Being Paid to Receive a Dividend, Covered Call

This post is going to describe for you one of my favourite equity positions, the covered call. A well executed covered call position can be a cash-flow generating machine that increases the yield of a position by a complete handful of percentage points. Here’s how it works.

When an investor sells a call contract, they are selling the right to purchase a given equity at a set price. While this creates the risk of an obligation to sell out the position at an opportunity loss, or before the holder wanted to, it provides an immediate return for the investor in the form of a premium. The result is that the investor has hedged the sell-price of their position. With that understood, let me show you how we can apply this theory towards this week’s increasingly sophistically hypothetical investor.

As mentioned before, our investor it hoping to buy exposure to XYZ’s 10% dividend yield, but is concerned that the price of the stock will fall over the short term. Undeterred, the investor purchases 100 units of the stock, in order to hedge the down-side exposure. After doing some simple math, the investor’s advisor identifies an opportunity. The investor can sell a 12month call contract that allows the buyer to purchase the XYZ position from the investor at the same price that the investor paid to purchase it. In exchange, the investor receives a 5% premium.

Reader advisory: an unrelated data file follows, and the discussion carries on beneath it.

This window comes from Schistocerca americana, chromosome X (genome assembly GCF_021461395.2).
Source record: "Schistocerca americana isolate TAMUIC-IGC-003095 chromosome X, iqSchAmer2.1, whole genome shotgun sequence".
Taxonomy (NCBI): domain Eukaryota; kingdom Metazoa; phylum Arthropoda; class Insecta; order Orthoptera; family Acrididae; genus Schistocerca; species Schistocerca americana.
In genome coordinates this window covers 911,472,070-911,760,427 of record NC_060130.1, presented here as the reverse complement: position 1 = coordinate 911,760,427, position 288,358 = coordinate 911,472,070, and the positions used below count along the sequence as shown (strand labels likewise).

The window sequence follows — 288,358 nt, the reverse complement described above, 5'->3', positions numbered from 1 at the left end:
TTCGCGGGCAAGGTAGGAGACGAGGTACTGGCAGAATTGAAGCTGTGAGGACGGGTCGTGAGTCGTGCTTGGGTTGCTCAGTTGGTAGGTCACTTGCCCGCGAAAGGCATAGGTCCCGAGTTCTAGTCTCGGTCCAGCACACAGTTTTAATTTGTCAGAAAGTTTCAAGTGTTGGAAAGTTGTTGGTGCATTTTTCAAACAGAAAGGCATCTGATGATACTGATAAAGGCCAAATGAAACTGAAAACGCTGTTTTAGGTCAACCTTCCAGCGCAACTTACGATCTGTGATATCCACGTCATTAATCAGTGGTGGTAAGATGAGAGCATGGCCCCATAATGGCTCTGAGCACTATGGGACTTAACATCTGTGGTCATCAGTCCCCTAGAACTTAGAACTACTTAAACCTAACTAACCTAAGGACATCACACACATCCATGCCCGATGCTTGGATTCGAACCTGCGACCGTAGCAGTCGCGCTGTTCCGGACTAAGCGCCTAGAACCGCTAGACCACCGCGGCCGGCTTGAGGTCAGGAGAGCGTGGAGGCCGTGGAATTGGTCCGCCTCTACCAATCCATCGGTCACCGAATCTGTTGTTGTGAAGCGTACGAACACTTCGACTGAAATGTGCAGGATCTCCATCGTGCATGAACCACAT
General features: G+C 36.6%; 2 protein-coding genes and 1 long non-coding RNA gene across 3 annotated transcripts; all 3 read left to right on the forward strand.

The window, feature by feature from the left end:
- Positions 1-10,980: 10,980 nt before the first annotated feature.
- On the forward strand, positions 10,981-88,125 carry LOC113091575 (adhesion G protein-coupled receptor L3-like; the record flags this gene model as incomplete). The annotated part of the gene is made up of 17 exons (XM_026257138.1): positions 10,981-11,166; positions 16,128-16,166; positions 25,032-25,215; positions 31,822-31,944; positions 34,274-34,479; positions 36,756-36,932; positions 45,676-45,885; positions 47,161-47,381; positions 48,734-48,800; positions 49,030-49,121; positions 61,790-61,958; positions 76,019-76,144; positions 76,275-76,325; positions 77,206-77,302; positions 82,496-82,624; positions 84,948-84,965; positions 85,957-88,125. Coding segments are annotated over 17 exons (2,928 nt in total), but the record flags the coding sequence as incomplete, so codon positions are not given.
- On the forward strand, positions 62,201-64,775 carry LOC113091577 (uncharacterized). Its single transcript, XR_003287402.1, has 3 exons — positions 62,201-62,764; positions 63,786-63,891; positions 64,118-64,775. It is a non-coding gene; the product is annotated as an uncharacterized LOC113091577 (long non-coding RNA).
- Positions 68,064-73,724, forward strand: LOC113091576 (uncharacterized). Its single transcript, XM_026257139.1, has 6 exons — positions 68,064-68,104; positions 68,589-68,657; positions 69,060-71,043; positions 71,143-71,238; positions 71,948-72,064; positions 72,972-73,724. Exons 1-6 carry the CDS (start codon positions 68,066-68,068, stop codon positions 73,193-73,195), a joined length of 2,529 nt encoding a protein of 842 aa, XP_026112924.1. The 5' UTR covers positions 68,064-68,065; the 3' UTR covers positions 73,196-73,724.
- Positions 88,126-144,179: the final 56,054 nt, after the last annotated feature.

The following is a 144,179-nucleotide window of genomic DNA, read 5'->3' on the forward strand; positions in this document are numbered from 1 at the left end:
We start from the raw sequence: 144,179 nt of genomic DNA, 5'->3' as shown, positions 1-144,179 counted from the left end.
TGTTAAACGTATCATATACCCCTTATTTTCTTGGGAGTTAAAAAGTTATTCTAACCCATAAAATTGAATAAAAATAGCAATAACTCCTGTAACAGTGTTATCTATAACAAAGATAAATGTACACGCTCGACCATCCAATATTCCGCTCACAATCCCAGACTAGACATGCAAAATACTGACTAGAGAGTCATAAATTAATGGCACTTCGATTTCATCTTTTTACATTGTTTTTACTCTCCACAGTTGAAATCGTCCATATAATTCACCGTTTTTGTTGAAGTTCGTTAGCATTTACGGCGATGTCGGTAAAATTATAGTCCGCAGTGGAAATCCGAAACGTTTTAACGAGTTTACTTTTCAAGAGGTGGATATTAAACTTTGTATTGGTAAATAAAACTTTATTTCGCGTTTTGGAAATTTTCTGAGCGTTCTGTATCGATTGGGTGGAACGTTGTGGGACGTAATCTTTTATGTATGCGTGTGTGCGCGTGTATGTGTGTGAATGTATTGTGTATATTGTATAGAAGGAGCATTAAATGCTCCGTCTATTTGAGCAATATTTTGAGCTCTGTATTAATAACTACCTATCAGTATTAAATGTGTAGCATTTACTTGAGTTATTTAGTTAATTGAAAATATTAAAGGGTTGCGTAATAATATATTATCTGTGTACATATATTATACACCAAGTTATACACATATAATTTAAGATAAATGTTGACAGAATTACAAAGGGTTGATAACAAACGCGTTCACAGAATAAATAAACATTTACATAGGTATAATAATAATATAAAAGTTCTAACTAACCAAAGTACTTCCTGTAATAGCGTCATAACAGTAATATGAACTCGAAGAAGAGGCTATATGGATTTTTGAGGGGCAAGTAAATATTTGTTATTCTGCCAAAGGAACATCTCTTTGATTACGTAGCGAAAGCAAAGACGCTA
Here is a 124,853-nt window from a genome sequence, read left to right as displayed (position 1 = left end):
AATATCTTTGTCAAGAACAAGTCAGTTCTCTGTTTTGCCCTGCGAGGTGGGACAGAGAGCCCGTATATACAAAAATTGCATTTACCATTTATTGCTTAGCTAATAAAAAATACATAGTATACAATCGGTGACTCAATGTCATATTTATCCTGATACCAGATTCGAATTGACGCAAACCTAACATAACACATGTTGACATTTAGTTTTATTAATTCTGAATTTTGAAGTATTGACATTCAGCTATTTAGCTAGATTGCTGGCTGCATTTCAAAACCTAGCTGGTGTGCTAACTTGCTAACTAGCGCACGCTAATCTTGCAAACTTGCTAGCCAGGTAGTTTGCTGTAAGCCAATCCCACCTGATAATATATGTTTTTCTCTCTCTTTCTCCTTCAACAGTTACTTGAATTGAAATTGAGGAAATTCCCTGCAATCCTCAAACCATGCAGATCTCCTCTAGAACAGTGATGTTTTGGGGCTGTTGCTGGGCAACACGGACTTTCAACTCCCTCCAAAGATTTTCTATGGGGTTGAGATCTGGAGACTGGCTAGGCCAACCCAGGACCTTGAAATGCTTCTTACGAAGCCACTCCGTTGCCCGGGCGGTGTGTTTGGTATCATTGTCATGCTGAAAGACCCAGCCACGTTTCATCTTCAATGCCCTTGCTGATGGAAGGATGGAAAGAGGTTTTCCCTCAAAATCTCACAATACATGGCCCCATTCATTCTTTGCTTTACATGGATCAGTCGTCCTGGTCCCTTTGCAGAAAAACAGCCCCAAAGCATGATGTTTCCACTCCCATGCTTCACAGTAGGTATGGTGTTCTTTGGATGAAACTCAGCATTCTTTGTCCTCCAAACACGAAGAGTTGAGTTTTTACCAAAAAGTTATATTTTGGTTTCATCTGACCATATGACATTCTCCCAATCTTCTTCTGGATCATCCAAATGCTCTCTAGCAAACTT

This means that the investor has just earned an immediate 5% return on their position, which they will hold for the next 12 months. The investor will also maintain exposure to the dividend, meaning that they could earn as much as a 15% yield (as opposed to the normal 10%) on the equity if the contract is never executed.

However, if the value of the stock rises more than 5% at any point during the next year, the investor will likely see the contract executed, and will be forced to sell the position at a loss against opportunity costs. But who cares? The investor made an absolute return of at least 5%, and can re-enter the same position again to maintain their exposure to the dividend.

This kind of position once again demonstrates the value of a personal investor’s ability to assume time-value risk as opposed to cash-flow risk. By turning a risky position with capital gains implications into a hedged fixed-income asset, a personal investor can better plan their portfolio around their regular expenses, goals, and lifestyle, without having to put more money at risk.

So long as the investor is willing to spread out their returns over a greater period of time, is willing to cooperate with their advisor to do the proper due-diligence associated with crunching the numbers, and limit their returns to only meeting their reasonable returns, a patient investor can secure their dividends portfolio against even the nastiest of volatile environments. Don’t have time to crunch the numbers on how to best hedge your position? In my next article, I’ll show you a much easier way to gain covered-call exposure.